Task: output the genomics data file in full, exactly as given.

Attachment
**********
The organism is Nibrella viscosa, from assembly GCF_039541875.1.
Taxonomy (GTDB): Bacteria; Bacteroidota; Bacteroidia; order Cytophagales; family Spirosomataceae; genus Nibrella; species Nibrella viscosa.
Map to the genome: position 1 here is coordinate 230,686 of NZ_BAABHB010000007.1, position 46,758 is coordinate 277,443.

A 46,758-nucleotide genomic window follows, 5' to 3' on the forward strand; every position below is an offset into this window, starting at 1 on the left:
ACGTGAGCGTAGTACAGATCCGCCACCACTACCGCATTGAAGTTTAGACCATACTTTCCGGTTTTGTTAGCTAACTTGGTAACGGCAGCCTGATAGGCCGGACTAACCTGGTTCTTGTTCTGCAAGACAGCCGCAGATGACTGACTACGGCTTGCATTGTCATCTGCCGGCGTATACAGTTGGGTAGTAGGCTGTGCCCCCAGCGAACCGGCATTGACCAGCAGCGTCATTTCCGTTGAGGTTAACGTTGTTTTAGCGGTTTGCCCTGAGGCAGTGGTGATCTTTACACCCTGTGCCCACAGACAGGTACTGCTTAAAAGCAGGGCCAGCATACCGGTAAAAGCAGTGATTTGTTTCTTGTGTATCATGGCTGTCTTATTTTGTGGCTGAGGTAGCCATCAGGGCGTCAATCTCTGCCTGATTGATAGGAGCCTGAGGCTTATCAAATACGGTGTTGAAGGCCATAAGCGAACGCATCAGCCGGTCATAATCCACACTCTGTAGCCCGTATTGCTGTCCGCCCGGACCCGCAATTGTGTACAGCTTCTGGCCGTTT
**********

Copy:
The organism is Nibrella viscosa, from assembly GCF_039541875.1.
Taxonomy (GTDB): Bacteria; Bacteroidota; Bacteroidia; order Cytophagales; family Spirosomataceae; genus Nibrella; species Nibrella viscosa.
Map to the genome: position 1 here is coordinate 230,686 of NZ_BAABHB010000007.1, position 46,758 is coordinate 277,443.

A 46,758-nucleotide genomic window follows, 5' to 3' on the forward strand; every position below is an offset into this window, starting at 1 on the left:
ACGTGAGCGTAGTACAGATCCGCCACCACTACCGCATTGAAGTTTAGACCATACTTTCCGGTTTTGTTAGCTAACTTGGTAACGGCAGCCTGATAGGCCGGACTAACCTGGTTCTTGTTCTGCAAGACAGCCGCAGATGACTGACTACGGCTTGCATTGTCATCTGCCGGCGTATACAGTTGGGTAGTAGGCTGTGCCCCCAGCGAACCGGCATTGACCAGCAGCGTCATTTCCGTTGAGGTTAACGTTGTTTTAGCGGTTTGCCCTGAGGCAGTGGTGATCTTTACACCCTGTGCCCACAGACAGGTACTGCTTAAAAGCAGGGCCAGCATACCGGTAAAAGCAGTGATTTGTTTCTTGTGTATCATGGCTGTCTTATTTTGTGGCTGAGGTAGCCATCAGGGCGTCAATCTCTGCCTGATTGATAGGAGCCTGAGGCTTATCAAATACGGTGTTGAAGGCCATAAGCGAACGCATCAGCCGGTCATAATCCACACTCTGTAGCCCGTATTGCTGTCCGCCCGGACCCGCAATTGTGTACAGCTTCTGGCCGTTT